A couple of recruiting questions

barkatthemoon's picture
Rank: Baboon | 120

Hi everyone,

As a math/Econ/CS major, I am hoping to apply to consulting(versatility), VC(interest) and quant trading(educational background) jobs for the reasons mentioned inside parantheses.

However, my prior internships, as well as the current one are in corp fin / PE type of jobs. Thus, I was wondering;

1) Should I create vastly different resumes for these 3 different types of firms? How would you differentiate those resumes?

2) Is it a good idea to have a 2-page resume that highlights all the research experience etc. for the quant trading job?

3) Is my CS background helpful in quant trading, considering that I focused on theory and algorithms rather than programming and I'm not necessarily the best code-writer?

What do you guys think?

Comments (2)

Jun 26, 2009
  1. I would not do a "vastly different" resume for these 3 different types of firms. It may be worthwhile to make versions that are slightly different, but the jobs are not so dramatically different that you'd need to go all-out to write completely different versions.

I would probably start with a "base" version that focuses on your internships, and then for consulting change it a bit to spin what you did and make it look more operationally-focused. For VC it doesn't need to be much different - maybe highlight your CS background a bit more, but VC and consulting resumes are not that different at the entry level (also, be aware that VC is very, very difficult to break into coming straight out of college).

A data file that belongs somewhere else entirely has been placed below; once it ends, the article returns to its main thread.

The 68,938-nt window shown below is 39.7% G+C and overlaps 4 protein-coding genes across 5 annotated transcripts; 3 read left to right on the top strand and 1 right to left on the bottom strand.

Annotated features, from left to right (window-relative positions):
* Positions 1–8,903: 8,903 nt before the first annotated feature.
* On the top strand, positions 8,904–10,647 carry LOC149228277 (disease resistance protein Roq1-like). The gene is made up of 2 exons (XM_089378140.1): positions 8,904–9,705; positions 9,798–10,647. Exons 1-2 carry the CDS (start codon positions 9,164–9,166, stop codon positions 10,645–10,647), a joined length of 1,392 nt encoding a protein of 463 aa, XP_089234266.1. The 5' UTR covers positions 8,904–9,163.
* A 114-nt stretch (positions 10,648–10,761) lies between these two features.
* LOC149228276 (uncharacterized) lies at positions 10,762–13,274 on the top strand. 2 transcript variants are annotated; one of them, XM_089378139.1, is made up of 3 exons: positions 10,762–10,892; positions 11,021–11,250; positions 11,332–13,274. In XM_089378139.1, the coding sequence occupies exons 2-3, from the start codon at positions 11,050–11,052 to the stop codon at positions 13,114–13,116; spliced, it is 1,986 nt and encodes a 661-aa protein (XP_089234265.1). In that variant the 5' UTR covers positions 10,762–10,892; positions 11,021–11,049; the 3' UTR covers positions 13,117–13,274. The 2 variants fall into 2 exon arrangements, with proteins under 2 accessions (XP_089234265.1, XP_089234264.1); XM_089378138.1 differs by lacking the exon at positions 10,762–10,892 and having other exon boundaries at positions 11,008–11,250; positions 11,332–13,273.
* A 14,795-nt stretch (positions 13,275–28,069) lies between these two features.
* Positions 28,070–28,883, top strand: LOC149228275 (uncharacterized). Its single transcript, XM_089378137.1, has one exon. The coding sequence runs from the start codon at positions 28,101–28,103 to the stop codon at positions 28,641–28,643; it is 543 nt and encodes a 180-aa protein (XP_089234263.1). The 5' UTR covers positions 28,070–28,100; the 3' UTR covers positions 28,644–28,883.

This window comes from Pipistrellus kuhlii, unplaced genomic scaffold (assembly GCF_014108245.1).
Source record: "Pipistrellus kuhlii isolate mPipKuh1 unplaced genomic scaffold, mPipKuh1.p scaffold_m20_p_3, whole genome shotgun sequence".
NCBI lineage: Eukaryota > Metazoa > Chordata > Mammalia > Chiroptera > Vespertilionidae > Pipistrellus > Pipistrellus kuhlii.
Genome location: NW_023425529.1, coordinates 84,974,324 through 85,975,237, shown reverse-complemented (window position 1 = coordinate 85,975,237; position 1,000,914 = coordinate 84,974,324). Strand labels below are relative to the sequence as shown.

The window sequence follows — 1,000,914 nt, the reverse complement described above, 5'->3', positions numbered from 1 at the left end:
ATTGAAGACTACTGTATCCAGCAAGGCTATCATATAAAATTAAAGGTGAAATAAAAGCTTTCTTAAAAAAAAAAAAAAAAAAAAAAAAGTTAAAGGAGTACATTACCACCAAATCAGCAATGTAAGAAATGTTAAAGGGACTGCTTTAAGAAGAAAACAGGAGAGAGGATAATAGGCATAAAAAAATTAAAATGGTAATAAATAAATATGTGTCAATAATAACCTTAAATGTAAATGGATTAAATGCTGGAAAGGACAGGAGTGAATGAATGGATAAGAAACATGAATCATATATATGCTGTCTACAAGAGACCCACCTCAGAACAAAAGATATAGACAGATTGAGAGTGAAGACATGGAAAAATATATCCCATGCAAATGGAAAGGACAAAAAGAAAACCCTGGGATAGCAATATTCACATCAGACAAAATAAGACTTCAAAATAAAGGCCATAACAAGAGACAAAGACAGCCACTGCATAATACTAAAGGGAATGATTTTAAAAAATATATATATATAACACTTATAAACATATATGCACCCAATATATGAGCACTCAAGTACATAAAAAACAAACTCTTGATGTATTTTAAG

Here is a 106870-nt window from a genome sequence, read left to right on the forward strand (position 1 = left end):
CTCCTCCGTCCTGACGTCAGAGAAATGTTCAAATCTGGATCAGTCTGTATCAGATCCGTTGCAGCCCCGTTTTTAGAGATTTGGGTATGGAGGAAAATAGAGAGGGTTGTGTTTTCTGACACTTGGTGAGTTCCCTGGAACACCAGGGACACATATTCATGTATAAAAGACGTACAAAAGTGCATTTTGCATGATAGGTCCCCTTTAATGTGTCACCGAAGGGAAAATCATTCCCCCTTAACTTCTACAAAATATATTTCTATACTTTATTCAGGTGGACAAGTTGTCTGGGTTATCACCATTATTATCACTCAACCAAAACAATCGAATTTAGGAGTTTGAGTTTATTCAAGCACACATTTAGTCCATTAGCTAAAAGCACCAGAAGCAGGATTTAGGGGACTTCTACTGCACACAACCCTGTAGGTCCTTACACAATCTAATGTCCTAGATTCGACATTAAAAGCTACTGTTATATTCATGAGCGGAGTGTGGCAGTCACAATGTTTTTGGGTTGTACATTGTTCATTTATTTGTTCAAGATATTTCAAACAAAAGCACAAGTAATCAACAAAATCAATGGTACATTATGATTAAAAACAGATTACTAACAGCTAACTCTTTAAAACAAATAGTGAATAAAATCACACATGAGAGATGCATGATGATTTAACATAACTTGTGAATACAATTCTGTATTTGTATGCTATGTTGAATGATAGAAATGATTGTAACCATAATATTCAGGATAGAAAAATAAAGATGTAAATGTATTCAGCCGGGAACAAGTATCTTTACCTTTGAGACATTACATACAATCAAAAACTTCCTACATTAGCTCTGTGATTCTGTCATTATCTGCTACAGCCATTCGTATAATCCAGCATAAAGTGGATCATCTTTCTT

The quant trading one should focus less on your corp fin experience (smaller entries) and more on your educational and research background in CS, as well as any trading you've done on your own dime.

  1. Definitely not, 2-page resumes should be avoided for anything entry-level in finance (unless you're in a region like Australia where multi-page resumes are the standard).

I would instead cut back on the corp fin/PE experience a bit and focus more on the education/research, but do it all within one page.

  1. Yes, it will still be helpful though obviously the more programming experience the better. I would still highlight it on your resume, but if and when it comes up in interviews make sure they know that you took a more theoretical approach to the major so you're not the best coder in the world.

Even if what you did was mostly theory, that kind of quantitative background sets you apart from all the econ/finance people applying - being a CS major certainly helped me with getting hedge fund and prop trading interviews.

Jun 30, 2009